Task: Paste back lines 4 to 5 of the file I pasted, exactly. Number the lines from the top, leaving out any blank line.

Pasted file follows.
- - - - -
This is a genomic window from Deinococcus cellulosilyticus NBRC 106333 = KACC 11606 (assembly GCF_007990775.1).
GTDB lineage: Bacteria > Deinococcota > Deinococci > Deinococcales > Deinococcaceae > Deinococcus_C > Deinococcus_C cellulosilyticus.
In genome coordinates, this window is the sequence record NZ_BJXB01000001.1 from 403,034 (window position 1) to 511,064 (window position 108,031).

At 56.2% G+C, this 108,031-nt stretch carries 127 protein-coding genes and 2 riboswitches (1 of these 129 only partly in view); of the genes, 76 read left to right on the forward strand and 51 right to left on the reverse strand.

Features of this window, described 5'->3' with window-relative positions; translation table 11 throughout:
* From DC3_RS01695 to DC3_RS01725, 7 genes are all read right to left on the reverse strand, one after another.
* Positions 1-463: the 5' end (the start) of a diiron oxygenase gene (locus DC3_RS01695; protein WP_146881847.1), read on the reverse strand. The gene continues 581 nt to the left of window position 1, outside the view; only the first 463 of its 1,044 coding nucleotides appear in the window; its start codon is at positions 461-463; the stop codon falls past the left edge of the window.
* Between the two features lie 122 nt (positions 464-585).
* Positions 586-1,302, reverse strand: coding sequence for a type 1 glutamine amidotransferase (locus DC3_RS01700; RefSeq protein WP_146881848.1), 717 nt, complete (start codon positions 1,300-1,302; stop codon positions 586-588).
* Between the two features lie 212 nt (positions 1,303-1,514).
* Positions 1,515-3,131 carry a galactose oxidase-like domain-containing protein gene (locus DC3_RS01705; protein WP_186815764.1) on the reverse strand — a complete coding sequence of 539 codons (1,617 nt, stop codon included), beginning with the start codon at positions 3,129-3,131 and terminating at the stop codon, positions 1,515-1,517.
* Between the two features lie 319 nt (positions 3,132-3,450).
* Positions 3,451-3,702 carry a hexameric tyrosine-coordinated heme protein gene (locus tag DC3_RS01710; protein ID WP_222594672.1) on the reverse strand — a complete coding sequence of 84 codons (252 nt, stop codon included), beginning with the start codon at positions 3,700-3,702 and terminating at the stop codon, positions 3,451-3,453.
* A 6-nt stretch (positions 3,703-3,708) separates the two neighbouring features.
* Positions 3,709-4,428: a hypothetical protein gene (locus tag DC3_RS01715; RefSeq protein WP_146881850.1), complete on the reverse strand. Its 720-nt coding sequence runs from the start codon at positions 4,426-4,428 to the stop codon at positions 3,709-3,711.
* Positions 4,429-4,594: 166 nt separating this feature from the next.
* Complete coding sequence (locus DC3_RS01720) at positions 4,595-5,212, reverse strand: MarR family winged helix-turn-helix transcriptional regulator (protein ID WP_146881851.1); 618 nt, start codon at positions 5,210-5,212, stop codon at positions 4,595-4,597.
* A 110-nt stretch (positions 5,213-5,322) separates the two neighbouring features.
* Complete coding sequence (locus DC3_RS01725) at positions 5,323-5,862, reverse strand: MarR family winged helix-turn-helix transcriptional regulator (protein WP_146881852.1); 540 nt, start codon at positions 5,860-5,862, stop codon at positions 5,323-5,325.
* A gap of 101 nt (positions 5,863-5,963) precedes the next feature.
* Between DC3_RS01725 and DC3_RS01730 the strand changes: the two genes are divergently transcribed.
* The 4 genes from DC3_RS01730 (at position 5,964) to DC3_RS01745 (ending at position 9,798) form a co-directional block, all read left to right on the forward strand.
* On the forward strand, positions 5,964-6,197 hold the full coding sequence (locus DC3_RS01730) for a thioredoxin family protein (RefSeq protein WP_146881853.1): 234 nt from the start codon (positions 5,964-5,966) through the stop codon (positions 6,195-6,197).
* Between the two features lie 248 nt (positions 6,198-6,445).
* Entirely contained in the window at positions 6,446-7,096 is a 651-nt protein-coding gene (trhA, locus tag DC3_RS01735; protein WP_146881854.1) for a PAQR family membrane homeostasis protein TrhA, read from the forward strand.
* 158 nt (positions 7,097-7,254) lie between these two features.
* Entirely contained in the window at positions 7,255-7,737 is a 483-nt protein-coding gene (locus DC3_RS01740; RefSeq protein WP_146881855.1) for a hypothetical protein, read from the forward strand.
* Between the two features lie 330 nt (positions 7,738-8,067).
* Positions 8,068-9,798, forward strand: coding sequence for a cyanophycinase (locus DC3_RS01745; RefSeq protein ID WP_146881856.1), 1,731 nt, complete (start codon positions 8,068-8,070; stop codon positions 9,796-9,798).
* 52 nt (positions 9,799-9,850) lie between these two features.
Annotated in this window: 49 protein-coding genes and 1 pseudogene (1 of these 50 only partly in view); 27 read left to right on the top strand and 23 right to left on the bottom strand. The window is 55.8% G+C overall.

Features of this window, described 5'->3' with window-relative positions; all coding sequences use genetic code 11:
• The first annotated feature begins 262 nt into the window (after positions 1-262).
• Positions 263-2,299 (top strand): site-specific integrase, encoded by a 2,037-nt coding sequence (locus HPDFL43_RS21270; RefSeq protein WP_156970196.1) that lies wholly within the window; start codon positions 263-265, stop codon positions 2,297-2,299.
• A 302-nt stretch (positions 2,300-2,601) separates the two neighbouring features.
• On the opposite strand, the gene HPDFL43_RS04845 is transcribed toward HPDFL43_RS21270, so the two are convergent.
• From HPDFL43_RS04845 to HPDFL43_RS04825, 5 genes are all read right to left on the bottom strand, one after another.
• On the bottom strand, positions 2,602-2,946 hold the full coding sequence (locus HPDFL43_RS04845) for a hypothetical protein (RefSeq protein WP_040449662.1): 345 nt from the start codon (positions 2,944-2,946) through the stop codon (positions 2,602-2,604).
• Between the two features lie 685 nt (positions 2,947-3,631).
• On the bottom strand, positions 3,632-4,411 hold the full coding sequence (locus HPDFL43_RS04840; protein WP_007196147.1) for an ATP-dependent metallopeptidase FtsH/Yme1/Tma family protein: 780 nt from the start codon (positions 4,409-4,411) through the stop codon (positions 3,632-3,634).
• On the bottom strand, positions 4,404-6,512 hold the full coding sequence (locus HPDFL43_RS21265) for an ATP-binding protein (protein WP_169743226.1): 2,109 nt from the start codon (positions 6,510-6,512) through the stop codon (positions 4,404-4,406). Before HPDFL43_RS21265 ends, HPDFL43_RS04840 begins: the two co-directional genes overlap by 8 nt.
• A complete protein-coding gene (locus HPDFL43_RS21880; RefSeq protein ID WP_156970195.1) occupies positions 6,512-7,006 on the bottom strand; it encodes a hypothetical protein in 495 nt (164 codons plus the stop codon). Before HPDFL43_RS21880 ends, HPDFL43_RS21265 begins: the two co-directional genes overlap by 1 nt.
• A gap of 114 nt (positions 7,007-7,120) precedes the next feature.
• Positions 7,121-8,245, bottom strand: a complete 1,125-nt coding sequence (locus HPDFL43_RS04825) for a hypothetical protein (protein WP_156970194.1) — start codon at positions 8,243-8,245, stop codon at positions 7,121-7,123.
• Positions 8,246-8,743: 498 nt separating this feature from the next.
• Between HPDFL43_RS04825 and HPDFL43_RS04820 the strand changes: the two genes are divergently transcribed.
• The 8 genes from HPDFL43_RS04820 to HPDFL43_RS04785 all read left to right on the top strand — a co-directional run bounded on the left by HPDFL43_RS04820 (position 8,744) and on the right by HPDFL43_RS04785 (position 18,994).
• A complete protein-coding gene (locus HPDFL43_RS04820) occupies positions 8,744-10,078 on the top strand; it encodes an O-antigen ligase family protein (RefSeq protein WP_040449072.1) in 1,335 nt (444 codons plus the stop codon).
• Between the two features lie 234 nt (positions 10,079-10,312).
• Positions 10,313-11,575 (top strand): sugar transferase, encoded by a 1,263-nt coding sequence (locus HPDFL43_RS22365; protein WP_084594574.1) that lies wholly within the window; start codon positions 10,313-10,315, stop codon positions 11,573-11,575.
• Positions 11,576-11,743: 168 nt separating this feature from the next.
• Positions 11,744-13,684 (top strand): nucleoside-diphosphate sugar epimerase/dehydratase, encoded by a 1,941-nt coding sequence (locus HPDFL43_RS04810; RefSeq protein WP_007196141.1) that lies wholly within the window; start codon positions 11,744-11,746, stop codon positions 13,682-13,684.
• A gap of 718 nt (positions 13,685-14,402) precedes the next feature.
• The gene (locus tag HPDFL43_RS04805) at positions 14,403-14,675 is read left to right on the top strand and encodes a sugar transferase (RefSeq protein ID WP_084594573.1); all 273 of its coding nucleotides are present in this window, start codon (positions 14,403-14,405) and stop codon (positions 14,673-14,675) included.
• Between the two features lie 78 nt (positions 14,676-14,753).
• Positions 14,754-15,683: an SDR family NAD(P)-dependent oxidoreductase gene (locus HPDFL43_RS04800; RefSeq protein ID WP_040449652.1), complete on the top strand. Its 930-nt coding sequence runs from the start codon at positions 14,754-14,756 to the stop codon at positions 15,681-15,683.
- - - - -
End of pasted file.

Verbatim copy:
At 56.2% G+C, this 108,031-nt stretch carries 127 protein-coding genes and 2 riboswitches (1 of these 129 only partly in view); of the genes, 76 read left to right on the forward strand and 51 right to left on the reverse strand.

Features of this window, described 5'->3' with window-relative positions; translation table 11 throughout: